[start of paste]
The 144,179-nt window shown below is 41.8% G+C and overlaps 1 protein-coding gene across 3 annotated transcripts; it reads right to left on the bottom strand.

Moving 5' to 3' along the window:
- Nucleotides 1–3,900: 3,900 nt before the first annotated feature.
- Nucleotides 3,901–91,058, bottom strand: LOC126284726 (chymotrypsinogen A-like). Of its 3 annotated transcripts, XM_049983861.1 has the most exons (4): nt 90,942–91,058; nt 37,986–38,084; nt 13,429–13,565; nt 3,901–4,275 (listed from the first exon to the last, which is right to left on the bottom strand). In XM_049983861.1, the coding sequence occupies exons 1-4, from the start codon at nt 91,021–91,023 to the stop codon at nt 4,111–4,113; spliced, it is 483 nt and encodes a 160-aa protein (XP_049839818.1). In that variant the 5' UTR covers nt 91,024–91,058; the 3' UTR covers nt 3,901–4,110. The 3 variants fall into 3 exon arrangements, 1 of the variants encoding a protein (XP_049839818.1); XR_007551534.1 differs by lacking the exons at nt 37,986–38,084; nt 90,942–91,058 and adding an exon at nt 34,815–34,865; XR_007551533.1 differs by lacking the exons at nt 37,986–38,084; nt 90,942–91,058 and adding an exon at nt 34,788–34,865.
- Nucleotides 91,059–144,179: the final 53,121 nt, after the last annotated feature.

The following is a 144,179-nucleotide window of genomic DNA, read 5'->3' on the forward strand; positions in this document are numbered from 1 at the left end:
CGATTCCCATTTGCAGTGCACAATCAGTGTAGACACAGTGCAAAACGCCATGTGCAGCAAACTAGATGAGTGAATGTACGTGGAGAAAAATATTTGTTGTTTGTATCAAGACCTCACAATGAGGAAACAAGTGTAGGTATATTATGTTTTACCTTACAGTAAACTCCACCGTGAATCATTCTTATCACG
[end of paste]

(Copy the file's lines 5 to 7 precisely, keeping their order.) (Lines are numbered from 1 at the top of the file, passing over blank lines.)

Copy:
- Nucleotides 91,059–144,179: the final 53,121 nt, after the last annotated feature.

The following is a 144,179-nucleotide window of genomic DNA, read 5'->3' on the forward strand; positions in this document are numbered from 1 at the left end:
CGATTCCCATTTGCAGTGCACAATCAGTGTAGACACAGTGCAAAACGCCATGTGCAGCAAACTAGATGAGTGAATGTACGTGGAGAAAAATATTTGTTGTTTGTATCAAGACCTCACAATGAGGAAACAAGTGTAGGTATATTATGTTTTACCTTACAGTAAACTCCACCGTGAATCATTCTTATCACG